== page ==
Updated: December 3, 2015 12:15:02 am
YET another edition of the International Film Festival of India (IFFI) was a damp squib. Poor programming, mismanagement and the absence of marquee names have plagued the festival over several years — but the 2015 edition was particularly lacklustre. With the Film and Television Institute of India, Pune, protest moving to the festival venue, the chaos only multiplied.
Oscar-winning sound designer Resul Pookutty, an IFFI regular, summed up the mood. “Worst #IFFI2015 I have ever been, no proper arrangement, no coordination, nobody knows why somebody is invited, worst hotels, really feel sad!” he tweeted. British director-screenwriter Michael Radford, one the members of IFFI jury, pointed at the cut-outs of Bollywood stars at venues such as Kala Academy and asked, “Where are these stars?” “At the Toronto International Film festival, I have seen the influence of stars. People even plan their holidays based on the dates of a festival,” he added.
Apart from Anil Kapoor and AR Rahman, chief guests at the opening and closing ceremony respectively, not many popular faces were seen at the festival. C Senthil Rajan, Director of the Film Festival, said the focus was on inviting directors, producers and technicians. He claimed that nearly 750 of them were present though the festival missed the buzz that a good gathering of film personalities can create. IFFI has hosted international film personalities, such as Michelle Yeoh, Susan Sarandon, Tony Leung and Wong Kar-Wai in the past but such big names were missing this time round.
Compared to this, National Film Development Corporation’s Film Bazaar, organised alongside IFFI,was thronged by filmmakers, producers, actors and directors. With several new additions to its schedule, it managed to rope in Anurag Kashyap, Nandita Das, Shoojit Sircar, Prakash Jha, Anurag Basu, Rohan Sippy and Kabir Khan, among others. Film Bazaaar, in its ninth year, continues to enjoy a lot of prominence and interest with its successful properties such as Film Tourism Workshop, Scriptwriters Lab and Co-production Market.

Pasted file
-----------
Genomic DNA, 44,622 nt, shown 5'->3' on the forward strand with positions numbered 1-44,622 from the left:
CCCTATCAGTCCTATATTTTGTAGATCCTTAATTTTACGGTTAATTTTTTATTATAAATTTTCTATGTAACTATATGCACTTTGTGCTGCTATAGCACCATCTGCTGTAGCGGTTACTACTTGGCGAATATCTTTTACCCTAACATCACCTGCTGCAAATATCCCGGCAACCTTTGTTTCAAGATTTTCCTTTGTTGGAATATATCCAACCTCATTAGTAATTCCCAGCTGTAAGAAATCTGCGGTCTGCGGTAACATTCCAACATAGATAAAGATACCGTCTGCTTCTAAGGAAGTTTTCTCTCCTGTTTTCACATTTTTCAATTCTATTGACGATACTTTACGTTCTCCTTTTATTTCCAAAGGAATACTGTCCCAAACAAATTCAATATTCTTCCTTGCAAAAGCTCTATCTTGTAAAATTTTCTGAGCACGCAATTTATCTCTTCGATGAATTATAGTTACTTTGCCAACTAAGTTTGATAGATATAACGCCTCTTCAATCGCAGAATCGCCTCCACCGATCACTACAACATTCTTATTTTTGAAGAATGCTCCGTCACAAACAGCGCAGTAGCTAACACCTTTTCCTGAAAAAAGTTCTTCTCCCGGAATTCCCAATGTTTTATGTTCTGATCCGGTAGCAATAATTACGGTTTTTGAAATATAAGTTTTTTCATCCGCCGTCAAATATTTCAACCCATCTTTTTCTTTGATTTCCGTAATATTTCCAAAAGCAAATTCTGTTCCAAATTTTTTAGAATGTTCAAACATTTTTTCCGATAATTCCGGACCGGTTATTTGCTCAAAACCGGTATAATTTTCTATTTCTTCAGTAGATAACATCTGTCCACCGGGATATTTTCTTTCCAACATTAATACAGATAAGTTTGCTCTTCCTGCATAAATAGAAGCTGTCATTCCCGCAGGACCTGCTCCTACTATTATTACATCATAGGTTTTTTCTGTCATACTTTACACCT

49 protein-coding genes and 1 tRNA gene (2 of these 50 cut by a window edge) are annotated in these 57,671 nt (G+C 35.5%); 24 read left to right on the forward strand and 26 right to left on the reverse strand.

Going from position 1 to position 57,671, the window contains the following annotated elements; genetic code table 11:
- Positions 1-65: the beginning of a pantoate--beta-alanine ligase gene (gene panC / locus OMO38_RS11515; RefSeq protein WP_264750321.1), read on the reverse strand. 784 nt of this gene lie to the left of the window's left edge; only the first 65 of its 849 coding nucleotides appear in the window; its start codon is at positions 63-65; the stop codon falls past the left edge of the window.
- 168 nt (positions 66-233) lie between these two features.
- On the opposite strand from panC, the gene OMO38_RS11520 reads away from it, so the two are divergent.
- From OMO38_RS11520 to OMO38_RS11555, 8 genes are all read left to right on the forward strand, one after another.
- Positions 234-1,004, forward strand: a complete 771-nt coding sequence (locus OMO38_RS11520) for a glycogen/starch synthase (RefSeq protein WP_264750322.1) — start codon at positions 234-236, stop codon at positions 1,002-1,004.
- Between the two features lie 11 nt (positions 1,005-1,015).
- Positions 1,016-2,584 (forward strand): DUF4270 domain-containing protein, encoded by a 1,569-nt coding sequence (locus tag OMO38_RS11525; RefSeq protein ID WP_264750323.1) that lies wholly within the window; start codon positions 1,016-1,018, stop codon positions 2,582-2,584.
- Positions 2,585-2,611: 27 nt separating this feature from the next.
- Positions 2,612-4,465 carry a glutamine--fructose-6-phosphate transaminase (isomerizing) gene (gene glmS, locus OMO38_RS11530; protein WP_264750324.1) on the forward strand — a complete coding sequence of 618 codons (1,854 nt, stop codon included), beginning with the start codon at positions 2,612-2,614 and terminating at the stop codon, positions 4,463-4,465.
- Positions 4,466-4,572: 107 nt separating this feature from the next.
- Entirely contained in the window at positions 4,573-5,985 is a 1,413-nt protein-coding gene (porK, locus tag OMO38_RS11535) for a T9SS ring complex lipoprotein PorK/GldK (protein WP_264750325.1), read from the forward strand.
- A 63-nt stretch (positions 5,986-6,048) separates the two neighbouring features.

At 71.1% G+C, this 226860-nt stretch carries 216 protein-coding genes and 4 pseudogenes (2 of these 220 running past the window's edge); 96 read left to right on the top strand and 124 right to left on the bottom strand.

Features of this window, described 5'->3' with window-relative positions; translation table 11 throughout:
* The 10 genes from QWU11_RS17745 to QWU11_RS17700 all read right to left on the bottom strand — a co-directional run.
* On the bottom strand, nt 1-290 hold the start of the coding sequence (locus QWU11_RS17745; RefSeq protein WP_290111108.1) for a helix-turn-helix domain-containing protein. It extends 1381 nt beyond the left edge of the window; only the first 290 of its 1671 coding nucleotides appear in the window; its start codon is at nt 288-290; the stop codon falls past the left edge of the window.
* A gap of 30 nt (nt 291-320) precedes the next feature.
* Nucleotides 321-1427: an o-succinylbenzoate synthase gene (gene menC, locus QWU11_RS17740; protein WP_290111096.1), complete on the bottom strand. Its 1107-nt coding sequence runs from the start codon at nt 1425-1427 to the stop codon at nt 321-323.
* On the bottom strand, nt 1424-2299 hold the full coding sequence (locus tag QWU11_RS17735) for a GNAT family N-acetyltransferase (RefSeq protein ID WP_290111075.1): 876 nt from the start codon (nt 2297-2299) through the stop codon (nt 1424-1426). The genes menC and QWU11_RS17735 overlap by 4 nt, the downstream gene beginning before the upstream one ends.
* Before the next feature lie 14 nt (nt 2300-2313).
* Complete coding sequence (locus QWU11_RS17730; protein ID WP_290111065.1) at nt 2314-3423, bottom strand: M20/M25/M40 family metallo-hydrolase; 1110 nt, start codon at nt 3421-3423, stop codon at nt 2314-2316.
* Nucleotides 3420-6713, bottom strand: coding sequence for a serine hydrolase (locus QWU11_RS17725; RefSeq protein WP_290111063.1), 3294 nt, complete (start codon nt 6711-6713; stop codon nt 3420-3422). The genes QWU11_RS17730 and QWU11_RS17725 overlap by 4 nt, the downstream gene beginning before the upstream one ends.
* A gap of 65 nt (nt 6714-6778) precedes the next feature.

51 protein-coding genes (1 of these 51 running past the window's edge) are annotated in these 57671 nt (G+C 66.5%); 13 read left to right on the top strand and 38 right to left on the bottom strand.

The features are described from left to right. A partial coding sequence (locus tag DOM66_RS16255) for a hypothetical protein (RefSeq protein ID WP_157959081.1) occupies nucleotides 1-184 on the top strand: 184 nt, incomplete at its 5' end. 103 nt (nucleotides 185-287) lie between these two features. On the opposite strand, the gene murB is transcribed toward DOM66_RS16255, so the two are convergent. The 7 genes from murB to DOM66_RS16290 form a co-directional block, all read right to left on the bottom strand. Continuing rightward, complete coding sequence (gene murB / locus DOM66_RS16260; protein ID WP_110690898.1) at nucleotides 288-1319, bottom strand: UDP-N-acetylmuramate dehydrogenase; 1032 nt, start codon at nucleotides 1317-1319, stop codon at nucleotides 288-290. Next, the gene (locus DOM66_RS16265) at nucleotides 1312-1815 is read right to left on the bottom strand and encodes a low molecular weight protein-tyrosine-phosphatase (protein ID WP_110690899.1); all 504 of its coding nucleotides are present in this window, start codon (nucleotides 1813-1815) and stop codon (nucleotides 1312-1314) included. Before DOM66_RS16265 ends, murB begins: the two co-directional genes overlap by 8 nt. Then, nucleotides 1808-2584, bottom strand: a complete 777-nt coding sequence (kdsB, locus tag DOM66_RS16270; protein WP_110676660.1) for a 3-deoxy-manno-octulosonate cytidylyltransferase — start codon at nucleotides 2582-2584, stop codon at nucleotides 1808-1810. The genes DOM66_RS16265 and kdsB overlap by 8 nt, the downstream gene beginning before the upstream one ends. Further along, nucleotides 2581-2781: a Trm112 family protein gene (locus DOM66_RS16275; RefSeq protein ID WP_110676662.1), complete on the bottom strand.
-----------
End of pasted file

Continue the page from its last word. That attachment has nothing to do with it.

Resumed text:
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What caught most participants off-guard was the poor delegate turnout. Though the organisers had pegged the total online registration at 7,000, official figures indicated that only a little over 3,500 collected their delegate cards. Most screenings saw less than 50 per cent attendance. Some cited the increase in the registration fee from Rs 300 to Rs 1,000 for the decrease in footfall. In 2014, 13,000 delegates had registered for IFFI.
IFFI had at its disposal 2,538 seats across seven screening venues — each of them, on an average, projected seven shows per day (altogether 406 shows as per the brochure). That gave the organisers a capacity of releasing 1,77,660 tickets during the 10-day festive. However, according to the Ministry of Information and Broadcast, it released just over 80,000 tickets, which amounts to approximately 45 per cent of the occupancy.
Despite screenings at the Azad Maidan, the local community participation was negligible. “Last year, there were stalls selling food and artefacts, unlike this time,” said Srinivas K, a local resident.
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